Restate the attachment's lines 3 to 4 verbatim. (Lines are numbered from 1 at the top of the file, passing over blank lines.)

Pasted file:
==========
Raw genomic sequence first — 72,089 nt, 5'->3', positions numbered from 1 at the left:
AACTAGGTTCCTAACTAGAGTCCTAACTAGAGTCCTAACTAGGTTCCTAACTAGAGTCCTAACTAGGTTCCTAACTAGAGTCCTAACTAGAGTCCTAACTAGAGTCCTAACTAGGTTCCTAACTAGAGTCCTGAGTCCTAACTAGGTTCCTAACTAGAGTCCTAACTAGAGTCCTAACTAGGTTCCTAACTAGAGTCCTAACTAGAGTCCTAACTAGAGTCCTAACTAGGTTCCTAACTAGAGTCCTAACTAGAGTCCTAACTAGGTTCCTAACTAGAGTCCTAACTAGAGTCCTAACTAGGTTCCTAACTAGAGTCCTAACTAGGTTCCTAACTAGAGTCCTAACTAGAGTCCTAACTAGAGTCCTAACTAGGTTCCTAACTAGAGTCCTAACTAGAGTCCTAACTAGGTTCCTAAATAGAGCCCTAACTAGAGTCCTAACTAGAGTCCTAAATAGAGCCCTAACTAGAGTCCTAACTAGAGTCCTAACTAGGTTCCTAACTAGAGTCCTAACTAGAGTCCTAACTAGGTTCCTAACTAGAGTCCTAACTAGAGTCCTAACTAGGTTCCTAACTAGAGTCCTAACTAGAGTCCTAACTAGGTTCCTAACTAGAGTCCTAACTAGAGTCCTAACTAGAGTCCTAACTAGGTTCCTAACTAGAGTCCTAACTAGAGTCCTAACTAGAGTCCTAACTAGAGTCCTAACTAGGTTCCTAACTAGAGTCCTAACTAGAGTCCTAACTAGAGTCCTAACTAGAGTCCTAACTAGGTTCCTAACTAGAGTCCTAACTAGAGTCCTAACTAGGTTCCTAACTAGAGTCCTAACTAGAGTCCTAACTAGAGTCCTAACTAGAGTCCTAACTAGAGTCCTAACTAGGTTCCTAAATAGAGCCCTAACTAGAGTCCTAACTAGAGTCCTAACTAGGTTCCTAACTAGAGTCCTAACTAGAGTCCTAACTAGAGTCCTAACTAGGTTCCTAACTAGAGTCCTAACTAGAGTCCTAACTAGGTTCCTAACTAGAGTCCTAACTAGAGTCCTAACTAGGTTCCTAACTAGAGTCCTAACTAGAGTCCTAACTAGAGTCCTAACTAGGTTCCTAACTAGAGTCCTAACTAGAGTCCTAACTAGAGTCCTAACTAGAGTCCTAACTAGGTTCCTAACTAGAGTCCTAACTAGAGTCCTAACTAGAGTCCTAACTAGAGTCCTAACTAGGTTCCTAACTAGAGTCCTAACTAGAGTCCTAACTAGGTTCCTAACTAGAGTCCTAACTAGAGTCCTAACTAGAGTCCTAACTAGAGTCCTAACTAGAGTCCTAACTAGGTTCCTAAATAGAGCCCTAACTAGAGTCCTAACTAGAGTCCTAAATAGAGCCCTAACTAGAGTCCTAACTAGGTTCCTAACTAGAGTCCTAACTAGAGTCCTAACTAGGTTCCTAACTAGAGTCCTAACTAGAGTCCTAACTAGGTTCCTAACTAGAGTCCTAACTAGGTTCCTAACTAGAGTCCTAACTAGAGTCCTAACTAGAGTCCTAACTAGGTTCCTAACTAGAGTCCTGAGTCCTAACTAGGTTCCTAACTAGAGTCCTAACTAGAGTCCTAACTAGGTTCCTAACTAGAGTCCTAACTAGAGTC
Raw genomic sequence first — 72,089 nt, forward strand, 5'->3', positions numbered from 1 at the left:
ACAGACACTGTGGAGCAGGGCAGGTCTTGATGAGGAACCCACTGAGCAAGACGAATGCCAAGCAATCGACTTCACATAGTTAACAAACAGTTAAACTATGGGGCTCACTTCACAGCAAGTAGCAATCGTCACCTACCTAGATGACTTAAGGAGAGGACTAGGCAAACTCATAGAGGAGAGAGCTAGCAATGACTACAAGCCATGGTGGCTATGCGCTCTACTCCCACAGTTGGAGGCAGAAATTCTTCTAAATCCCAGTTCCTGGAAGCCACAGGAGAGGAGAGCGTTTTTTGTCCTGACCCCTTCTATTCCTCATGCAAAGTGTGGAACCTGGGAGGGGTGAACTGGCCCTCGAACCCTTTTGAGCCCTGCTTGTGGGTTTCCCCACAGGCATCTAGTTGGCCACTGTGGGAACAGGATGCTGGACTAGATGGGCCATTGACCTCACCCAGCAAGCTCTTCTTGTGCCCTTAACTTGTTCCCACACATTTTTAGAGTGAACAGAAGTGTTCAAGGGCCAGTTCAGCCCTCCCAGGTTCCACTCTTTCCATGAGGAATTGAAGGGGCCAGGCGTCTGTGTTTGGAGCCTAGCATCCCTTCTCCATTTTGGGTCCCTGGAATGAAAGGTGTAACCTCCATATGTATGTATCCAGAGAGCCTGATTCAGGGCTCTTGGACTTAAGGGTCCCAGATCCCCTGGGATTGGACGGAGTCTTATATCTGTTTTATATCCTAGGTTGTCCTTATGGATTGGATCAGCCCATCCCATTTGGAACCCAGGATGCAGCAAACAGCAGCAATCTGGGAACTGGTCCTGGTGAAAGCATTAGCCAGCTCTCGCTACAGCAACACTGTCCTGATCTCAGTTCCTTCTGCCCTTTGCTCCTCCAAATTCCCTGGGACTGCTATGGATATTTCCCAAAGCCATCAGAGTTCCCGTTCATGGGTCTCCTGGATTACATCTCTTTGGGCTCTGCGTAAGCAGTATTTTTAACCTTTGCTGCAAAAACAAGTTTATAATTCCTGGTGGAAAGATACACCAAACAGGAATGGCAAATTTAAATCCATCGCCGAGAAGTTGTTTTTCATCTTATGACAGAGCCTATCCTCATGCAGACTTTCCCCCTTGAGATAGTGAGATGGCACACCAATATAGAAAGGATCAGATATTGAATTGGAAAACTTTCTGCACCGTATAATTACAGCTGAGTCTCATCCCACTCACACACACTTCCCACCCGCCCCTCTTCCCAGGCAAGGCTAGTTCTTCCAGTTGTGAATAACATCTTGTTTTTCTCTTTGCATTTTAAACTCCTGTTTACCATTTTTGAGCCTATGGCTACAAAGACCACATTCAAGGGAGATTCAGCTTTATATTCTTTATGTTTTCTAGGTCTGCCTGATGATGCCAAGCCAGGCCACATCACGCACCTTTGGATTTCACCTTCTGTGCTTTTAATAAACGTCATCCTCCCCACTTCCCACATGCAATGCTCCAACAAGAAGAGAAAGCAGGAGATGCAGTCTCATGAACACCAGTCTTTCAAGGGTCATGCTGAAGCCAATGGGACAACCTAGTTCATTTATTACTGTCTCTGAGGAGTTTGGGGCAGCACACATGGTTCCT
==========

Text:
Raw genomic sequence first — 72,089 nt, forward strand, 5'->3', positions numbered from 1 at the left:
ACAGACACTGTGGAGCAGGGCAGGTCTTGATGAGGAACCCACTGAGCAAGACGAATGCCAAGCAATCGACTTCACATAGTTAACAAACAGTTAAACTATGGGGCTCACTTCACAGCAAGTAGCAATCGTCACCTACCTAGATGACTTAAGGAGAGGACTAGGCAAACTCATAGAGGAGAGAGCTAGCAATGACTACAAGCCATGGTGGCTATGCGCTCTACTCCCACAGTTGGAGGCAGAAATTCTTCTAAATCCCAGTTCCTGGAAGCCACAGGAGAGGAGAGCGTTTTTTGTCCTGACCCCTTCTATTCCTCATGCAAAGTGTGGAACCTGGGAGGGGTGAACTGGCCCTCGAACCCTTTTGAGCCCTGCTTGTGGGTTTCCCCACAGGCATCTAGTTGGCCACTGTGGGAACAGGATGCTGGACTAGATGGGCCATTGACCTCACCCAGCAAGCTCTTCTTGTGCCCTTAACTTGTTCCCACACATTTTTAGAGTGAACAGAAGTGTTCAAGGGCCAGTTCAGCCCTCCCAGGTTCCACTCTTTCCATGAGGAATTGAAGGGGCCAGGCGTCTGTGTTTGGAGCCTAGCATCCCTTCTCCATTTTGGGTCCCTGGAATGAAAGGTGTAACCTCCATATGTATGTATCCAGAGAGCCTGATTCAGGGCTCTTGGACTTAAGGGTCCCAGATCCCCTGGGATTGGACGGAGTCTTATATCTGTTTTATATCCTAGGTTGTCCTTATGGATTGGATCAGCCCATCCCATTTGGAACCCAGGATGCAGCAAACAGCAGCAATCTGGGAACTGGTCCTGGTGAAAGCATTAGCCAGCTCTCGCTACAGCAACACTGTCCTGATCTCAGTTCCTTCTGCCCTTTGCTCCTCCAAATTCCCTGGGACTGCTATGGATATTTCCCAAAGCCATCAGAGTTCCCGTTCATGGGTCTCCTGGATTACATCTCTTTGGGCTCTGCGTAAGCAGTATTTTTAACCTTTGCTGCAAAAACAAGTTTATAATTCCTGGTGGAAAGATACACCAAACAGGAATGGCAAATTTAAATCCATCGCCGAGAAGTTGTTTTTCATCTTATGACAGAGCCTATCCTCATGCAGACTTTCCCCCTTGAGATAGTGAGATGGCACACCAATATAGAAAGGATCAGATATTGAATTGGAAAACTTTCTGCACCGTATAATTACAGCTGAGTCTCATCCCACTCACACACACTTCCCACCCGCCCCTCTTCCCAGGCAAGGCTAGTTCTTCCAGTTGTGAATAACATCTTGTTTTTCTCTTTGCATTTTAAACTCCTGTTTACCATTTTTGAGCCTATGGCTACAAAGACCACATTCAAGGGAGATTCAGCTTTATATTCTTTATGTTTTCTAGGTCTGCCTGATGATGCCAAGCCAGGCCACATCACGCACCTTTGGATTTCACCTTCTGTGCTTTTAATAAACGTCATCCTCCCCACTTCCCACATGCAATGCTCCAACAAGAAGAGAAAGCAGGAGATGCAGTCTCATGAACACCAGTCTTTCAAGGGTCATGCTGAAGCCAATGGGACAACCTAGTTCATTTATTACTGTCTCTGAGGAGTTTGGGGCAGCACACATGGTTCCT